Wicking Dementia Research and Education Centre,
University of Tasmania
Towards the end of year 10 I decided that I was not going to study any more science. My parents (an engineer and a computer programmer) were not so keen on this decision, so at my local college’s open day Mum dragged me over to the science station, where I met the coolest science teacher I had ever come across. This teacher single-handedly convinced me that science could be fun, and that even if it wasn’t, it was worth continuing because it kept my career options open.
Based on this conversation I enrolled in science for year 11. By the end of year 11 science had grown on me and I enrolled in both physics and chemistry for year 12.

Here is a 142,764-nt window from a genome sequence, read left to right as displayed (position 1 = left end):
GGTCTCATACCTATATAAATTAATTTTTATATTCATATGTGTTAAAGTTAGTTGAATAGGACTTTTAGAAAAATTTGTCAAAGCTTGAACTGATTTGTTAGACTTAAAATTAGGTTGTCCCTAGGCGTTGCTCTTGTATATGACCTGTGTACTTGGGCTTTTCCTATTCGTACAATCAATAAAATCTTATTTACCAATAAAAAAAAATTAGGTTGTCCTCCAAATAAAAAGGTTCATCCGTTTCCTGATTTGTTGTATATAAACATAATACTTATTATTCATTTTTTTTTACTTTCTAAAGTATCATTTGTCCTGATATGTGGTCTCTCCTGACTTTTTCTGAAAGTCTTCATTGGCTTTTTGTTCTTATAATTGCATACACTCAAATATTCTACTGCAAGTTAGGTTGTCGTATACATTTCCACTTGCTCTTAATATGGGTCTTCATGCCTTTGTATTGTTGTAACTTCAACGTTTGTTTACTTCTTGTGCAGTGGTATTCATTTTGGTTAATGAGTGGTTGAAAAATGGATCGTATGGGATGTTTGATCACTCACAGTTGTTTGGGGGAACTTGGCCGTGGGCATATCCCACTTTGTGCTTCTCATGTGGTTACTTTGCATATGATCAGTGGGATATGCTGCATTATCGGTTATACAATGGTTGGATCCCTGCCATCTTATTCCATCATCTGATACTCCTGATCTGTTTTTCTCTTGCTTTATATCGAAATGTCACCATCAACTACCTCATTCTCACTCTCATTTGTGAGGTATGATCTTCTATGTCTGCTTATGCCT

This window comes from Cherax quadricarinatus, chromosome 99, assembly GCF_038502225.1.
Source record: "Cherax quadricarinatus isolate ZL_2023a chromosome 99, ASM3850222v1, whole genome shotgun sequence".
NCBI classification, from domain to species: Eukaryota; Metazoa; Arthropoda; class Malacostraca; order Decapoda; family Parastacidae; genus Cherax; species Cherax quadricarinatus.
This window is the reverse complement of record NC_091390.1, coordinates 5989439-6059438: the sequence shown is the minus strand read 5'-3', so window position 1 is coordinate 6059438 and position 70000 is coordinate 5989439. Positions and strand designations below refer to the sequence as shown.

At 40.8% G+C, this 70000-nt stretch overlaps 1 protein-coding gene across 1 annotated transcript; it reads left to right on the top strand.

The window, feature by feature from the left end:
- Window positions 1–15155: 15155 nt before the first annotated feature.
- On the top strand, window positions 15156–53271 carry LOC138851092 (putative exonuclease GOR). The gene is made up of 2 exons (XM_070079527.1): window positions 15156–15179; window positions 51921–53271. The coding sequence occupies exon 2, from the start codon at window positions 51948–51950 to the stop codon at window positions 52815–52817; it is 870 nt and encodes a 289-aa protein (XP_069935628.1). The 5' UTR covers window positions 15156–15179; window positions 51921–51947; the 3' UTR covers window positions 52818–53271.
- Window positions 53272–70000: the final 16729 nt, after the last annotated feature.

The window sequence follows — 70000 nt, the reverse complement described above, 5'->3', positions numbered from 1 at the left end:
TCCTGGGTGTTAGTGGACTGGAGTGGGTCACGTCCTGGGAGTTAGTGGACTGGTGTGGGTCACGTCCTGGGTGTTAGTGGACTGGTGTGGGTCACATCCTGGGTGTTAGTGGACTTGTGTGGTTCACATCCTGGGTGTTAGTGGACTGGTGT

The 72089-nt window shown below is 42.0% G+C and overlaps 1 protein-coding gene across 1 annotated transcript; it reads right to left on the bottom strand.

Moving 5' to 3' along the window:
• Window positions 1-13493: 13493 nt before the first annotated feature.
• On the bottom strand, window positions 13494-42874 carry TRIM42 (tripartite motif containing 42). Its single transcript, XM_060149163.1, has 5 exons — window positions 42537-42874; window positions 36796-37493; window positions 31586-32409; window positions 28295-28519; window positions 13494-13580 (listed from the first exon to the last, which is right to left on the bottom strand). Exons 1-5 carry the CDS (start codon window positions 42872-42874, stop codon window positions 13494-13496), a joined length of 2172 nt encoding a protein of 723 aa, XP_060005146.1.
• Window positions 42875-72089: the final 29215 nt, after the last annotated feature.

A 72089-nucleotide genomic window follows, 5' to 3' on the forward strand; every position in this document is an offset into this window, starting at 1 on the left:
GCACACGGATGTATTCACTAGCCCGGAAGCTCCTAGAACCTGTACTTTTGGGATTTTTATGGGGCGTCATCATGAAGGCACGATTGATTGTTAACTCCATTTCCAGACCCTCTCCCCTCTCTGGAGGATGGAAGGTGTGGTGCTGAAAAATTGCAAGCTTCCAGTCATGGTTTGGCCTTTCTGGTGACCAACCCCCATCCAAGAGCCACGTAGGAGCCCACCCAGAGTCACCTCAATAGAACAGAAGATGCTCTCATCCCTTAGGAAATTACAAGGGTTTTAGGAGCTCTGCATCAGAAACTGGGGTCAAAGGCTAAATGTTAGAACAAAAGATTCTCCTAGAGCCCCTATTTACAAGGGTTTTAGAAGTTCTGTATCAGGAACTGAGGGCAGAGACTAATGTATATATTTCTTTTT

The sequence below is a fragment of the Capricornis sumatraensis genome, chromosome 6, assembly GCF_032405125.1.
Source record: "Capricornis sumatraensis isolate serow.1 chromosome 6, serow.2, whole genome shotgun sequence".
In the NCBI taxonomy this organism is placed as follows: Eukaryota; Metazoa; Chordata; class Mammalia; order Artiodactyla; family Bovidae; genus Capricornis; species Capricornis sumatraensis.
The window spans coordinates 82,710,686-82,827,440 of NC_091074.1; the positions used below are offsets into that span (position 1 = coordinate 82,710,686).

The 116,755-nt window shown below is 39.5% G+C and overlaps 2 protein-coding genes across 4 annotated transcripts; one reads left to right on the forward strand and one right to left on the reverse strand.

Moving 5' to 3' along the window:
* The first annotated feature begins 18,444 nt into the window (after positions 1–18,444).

Three weeks before the end of year 12 I decided that science was so fun and interesting that I couldn’t bring myself to stop studying it. I abandoned my long-term plan to become a teacher and instead enrolled in a medical research degree.
I have now been doing research for three years, and I love it! At first my research involved growing brain cells in a dish to investigate possible causes of neurodegenerative diseases like Alzheimer’s Disease and Motor Neuron Disease. Now I am trying to understand how scientists can share everything we know about preventing dementia with others in the community. I am working as part of a big study on reducing dementia risk in North-West Tasmania. I love what I do because I learn something new almost every day and because the information I get to share with people has the potential to change their lives.
For more information about my work: www.utas.edu.au/wicking